Article Date: 6/1/2012

I Hired Some Real Lulus
lessons learned

I Hired Some Real Lulus

Good employess, like accurate references, are often hard to find.

Jack Runninger, O.D.

Once upon a time, I received a job reference form for a friend who was approximately two up on me in the dirty tricks department. Following are a few of the answers I sent in an attempt to get even:

  Q. How long have you known applicant?
  A. Too long.
  Q. Sex?
  A. Possibly. However if he is fooling around, his wife doesn’t know about it.
  Q. Is he thrifty?
  A. More like “cheap.”
  Q. Is he industrious?
  A. He’s not afraid of work. He can lay down and go to sleep right next to it.
  Q. Do you think he is well suited for this job?
  A. Yes.
  Q. Why?
  A. He’s failed at every other job he’s had. Thus it’s obvious by the process of elimination that this has to be what he’s suited for.

He got the job

They didn’t pay a lick of attention to my reference. He got the job. I learned a lesson from this episode, and decided, like this incident showed, that it’s probably best to be suspicious of written references.

Another problem is that often written references can be interpreted in the wrong way. I always loved the one where the former employer wrote, “He worked for us for eight months, and we are satisfied.”

Some examples

In my early years of practice before I understood all this, I hired some real lulu’s. One of them was always late for work.

“You should have been here at 8:00,” I once told her as she arrived at close to 8:30.

“Why, what happened?” was her reply.

Another one simplified her job by simply putting a red check mark on each receipt copy, indicating it had been posted to the patient’s account, without bothering to do so. Needless to say, we had a bunch of unhappy patients when they received their bills!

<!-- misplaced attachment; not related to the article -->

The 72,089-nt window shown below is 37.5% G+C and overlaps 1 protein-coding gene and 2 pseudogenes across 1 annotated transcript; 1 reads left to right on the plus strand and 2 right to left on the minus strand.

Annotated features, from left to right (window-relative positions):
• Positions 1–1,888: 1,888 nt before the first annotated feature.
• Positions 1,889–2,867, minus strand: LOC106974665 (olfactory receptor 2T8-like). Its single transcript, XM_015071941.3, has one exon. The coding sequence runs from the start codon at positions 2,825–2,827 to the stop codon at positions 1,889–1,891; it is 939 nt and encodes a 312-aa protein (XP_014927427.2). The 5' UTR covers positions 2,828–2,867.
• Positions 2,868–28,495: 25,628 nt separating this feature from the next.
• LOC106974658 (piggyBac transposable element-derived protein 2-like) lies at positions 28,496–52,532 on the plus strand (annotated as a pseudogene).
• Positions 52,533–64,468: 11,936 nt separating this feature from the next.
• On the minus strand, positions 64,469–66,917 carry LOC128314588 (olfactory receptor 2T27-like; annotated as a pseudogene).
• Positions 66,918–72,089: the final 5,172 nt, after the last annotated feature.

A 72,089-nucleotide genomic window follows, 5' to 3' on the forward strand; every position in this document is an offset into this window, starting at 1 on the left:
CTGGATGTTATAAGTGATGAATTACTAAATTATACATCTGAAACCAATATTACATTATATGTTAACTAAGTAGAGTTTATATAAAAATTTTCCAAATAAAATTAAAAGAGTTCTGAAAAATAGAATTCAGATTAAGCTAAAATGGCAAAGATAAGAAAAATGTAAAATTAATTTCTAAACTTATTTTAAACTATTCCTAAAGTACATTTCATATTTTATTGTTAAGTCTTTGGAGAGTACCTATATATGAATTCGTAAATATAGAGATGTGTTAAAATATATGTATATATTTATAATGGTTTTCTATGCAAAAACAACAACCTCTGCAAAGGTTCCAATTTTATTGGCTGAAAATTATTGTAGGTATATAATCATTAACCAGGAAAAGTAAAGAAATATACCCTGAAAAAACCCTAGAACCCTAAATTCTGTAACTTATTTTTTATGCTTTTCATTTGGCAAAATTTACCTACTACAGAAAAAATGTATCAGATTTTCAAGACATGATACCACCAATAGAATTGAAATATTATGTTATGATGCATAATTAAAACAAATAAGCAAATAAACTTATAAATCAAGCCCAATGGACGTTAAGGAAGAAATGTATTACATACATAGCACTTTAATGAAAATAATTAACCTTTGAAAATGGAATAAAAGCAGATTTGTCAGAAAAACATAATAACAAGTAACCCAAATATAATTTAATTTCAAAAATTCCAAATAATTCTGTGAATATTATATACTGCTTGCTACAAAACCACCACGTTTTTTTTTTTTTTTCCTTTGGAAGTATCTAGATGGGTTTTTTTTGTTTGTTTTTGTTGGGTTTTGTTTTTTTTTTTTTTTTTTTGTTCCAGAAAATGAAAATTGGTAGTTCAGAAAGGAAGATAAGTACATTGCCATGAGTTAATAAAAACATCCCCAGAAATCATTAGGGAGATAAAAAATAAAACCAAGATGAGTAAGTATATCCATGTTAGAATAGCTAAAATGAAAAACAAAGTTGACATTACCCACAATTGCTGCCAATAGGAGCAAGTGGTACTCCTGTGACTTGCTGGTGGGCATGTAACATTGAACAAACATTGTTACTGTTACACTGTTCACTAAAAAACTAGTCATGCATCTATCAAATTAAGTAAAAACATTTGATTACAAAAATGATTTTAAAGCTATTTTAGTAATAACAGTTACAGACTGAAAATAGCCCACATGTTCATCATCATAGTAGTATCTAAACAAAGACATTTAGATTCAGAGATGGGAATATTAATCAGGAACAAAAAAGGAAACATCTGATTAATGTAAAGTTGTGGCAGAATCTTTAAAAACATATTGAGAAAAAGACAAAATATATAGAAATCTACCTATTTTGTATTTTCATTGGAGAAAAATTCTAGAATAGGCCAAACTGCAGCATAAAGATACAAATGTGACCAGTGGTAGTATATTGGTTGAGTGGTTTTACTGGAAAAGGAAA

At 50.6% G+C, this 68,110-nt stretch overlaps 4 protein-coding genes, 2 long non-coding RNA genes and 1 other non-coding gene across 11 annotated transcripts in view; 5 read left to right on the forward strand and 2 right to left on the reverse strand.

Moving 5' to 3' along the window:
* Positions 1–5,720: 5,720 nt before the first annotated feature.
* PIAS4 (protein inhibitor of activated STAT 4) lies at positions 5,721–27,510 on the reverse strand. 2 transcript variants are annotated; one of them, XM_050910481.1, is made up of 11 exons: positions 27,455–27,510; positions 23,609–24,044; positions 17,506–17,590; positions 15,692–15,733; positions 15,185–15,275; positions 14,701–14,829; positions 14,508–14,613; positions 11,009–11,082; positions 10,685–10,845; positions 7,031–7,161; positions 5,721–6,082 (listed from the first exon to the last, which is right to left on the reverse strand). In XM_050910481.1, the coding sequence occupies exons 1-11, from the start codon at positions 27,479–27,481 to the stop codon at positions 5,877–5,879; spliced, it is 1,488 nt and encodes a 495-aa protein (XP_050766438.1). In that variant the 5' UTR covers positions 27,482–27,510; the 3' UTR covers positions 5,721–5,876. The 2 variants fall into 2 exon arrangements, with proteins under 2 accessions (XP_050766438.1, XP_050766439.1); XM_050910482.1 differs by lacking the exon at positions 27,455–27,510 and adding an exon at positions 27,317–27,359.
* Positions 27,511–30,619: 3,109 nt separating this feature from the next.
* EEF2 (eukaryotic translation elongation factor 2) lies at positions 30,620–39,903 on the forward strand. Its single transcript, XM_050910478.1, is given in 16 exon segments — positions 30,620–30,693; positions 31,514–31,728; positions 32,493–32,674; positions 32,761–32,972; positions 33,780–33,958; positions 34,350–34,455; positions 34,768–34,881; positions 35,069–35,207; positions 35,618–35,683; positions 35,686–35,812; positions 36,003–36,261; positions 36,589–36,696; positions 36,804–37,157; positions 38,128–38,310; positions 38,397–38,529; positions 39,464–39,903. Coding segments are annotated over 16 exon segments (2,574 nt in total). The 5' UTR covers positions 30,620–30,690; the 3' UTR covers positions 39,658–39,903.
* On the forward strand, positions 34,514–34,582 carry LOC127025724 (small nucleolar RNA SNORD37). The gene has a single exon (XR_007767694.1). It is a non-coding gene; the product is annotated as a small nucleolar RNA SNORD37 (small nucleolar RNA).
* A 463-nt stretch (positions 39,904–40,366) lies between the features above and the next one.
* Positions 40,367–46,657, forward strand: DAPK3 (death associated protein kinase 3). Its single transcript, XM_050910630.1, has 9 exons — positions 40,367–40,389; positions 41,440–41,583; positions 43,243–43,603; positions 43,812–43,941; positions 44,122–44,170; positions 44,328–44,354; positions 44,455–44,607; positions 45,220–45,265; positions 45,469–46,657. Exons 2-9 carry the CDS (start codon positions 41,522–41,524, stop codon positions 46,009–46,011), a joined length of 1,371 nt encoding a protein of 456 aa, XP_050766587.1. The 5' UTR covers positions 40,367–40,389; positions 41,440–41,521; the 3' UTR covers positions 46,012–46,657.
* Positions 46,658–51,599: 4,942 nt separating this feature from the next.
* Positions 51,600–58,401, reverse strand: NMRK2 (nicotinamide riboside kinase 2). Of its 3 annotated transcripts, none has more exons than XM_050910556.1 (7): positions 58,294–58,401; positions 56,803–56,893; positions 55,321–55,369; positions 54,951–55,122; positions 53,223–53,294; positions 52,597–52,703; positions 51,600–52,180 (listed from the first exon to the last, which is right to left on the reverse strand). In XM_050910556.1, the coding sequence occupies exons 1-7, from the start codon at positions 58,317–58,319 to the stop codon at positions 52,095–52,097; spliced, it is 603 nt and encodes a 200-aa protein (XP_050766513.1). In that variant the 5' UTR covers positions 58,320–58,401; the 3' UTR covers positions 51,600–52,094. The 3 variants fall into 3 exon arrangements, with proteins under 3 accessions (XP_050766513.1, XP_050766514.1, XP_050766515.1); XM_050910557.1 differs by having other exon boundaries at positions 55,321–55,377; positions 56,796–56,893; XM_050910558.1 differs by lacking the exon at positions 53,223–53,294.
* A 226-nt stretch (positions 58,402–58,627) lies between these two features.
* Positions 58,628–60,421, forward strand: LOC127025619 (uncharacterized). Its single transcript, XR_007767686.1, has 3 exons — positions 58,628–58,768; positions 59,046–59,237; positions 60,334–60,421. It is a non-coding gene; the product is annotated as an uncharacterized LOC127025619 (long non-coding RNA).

Oral vs. written

A later experience revealed a helpful lesson in future hiring of applicants. A young lady who worked for us unexpectedly and tragically passed away. A friend of hers applied for her job, and seemed ideal and we of course were in a hurry to hire someone. She had worked for a local physician and had a great personality. Her written references from the M.D. were excellent.

I knew the physician quite well, so I decided to phone him just to make certain. After some rather general favorable observations, I asked him, “If you had an opening right now, would you rehire her?”

“No,” he replied after a lengthy hesitation. “She was too undependable and unreliable, and her absentee record was bad.” From this, I learned that former employers are more willing to be honest in conversation than they are in writing.

I got better

Over the years experiences like these taught me to do a much better job of hiring. In fact I became too good at it.

“Do you know why I keep coming back to you all these years?” a patient who lived 80 miles away once asked me.

“No, why?” I asked modestly, curious as to whether it would be because of my skill, or my charm and good looks.

“It’s because the ladies in your office are always so warm and friendly, and seem genuinely interested in me,” was the deflating answer I received. OM


Optometric Management, Volume: 47 , Issue: June 2012, page(s): 17